School Board’s search for an appropriate site for a new middle school has become a moving target, with neighborhoods pitted against one another as the host location. Good reasons have been advanced to rule out the current site of HB Woodlawn, the Reed School in Westover and the Wilson School in Rosslyn.
In view of these well considered objections, it appears that the only viable option consists in additions to three existing middle schools. Yet APS has all but ruled out additions due to cost.
First, it says that on site construction is too expensive when class is in session due to safety concerns. Okay. How about modular classrooms constructed off site and erected during summer session? No. That’s too expensive too. No cost analysis has been offered to support this conclusion. Just the say so of APS staff.
It appears then that Arlington neighbors have been addressing the wrong issue. The question is not where to put a new school. The question is where are the numbers with which to make an informed decision?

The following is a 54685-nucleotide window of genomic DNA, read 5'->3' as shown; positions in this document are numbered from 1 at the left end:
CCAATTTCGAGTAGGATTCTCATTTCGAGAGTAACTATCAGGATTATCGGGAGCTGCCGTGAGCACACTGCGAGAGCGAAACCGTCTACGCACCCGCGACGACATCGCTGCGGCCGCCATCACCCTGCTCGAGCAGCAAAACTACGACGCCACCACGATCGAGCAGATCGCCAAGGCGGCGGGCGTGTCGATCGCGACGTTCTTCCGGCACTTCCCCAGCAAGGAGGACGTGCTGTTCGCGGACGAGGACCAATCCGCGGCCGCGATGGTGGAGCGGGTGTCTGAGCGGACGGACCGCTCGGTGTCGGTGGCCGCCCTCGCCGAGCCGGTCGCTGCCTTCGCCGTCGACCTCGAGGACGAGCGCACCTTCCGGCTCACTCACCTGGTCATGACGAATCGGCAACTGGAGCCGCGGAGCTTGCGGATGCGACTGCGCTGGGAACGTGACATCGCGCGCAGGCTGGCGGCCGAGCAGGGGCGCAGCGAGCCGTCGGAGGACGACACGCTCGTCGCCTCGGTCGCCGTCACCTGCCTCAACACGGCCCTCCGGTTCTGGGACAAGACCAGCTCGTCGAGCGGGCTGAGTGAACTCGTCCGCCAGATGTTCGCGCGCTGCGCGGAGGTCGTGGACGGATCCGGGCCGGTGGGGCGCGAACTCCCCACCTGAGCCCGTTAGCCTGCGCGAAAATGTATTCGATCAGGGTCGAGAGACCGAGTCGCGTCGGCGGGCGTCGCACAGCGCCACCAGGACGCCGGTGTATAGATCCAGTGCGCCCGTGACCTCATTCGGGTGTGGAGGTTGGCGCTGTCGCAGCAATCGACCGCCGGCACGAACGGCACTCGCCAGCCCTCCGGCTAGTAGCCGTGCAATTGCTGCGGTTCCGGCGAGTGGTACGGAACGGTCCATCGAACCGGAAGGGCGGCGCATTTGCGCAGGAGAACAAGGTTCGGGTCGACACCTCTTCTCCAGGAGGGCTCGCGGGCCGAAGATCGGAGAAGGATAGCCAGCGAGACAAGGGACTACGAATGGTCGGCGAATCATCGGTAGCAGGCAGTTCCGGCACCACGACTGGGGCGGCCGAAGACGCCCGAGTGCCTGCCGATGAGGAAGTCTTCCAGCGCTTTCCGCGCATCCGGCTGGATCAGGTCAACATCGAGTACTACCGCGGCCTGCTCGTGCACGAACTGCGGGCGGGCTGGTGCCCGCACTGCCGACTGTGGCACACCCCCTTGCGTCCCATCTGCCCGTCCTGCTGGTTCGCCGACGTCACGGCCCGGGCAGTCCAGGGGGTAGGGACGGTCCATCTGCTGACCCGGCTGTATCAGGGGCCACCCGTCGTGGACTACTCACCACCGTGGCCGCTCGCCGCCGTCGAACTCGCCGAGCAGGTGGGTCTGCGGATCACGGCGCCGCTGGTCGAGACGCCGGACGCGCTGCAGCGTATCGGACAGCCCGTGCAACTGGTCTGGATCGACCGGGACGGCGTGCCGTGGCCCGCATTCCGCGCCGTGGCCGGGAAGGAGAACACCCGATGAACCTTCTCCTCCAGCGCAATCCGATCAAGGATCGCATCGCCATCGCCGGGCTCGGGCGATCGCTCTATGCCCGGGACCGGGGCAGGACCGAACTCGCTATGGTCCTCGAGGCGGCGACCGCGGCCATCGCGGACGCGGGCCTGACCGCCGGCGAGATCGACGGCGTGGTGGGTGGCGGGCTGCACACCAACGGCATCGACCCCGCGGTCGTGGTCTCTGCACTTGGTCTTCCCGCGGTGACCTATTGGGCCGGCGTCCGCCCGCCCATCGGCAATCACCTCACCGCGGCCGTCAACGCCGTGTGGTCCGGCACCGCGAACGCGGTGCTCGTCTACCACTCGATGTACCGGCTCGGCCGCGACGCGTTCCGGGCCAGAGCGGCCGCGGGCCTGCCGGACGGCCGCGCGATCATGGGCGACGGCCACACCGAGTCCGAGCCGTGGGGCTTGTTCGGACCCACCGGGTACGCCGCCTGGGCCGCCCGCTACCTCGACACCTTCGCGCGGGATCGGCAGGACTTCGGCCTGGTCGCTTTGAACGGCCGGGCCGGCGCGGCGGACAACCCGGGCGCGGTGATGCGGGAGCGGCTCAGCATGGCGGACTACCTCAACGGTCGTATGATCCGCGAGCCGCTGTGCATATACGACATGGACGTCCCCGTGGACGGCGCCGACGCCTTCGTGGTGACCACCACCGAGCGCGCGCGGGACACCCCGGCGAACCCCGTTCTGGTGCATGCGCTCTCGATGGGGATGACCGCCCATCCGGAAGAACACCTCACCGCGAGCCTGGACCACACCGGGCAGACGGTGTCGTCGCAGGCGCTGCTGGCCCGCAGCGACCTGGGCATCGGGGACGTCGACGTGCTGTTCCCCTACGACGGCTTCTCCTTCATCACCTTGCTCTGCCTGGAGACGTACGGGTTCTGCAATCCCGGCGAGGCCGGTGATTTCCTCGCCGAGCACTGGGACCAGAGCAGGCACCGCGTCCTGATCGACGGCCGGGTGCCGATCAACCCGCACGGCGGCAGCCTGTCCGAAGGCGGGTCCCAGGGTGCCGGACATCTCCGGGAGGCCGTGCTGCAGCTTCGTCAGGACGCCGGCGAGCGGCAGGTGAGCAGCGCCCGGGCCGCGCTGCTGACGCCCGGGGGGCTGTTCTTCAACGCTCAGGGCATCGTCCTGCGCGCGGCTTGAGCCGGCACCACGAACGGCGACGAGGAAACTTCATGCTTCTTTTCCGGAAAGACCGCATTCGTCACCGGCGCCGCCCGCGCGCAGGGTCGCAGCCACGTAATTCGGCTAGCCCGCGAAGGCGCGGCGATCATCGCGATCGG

I know that if I needed more space to accommodate a growing family and my husband informed me that a MacMansion was the only way to go, I would not accept his recommendation at face value. I would get general estimates from builders on the cost of an addition versus a new home.
Likewise School Board ought to get general estimates for on site construction versus modular additions. It should also consult with neighboring jurisdictions like Alexandria, Fairfax County and Falls Church on why their construction costs are so much less than the projections in the APS capital budget.
In addition Arlington residents should ask why new school construction is always the preferred solution. Why have options like modular additions, leased space and preservation tax credits been taken off the table? When arguably cheaper options are rejected on counterintuitive grounds, it raises questions about whose needs are really being served.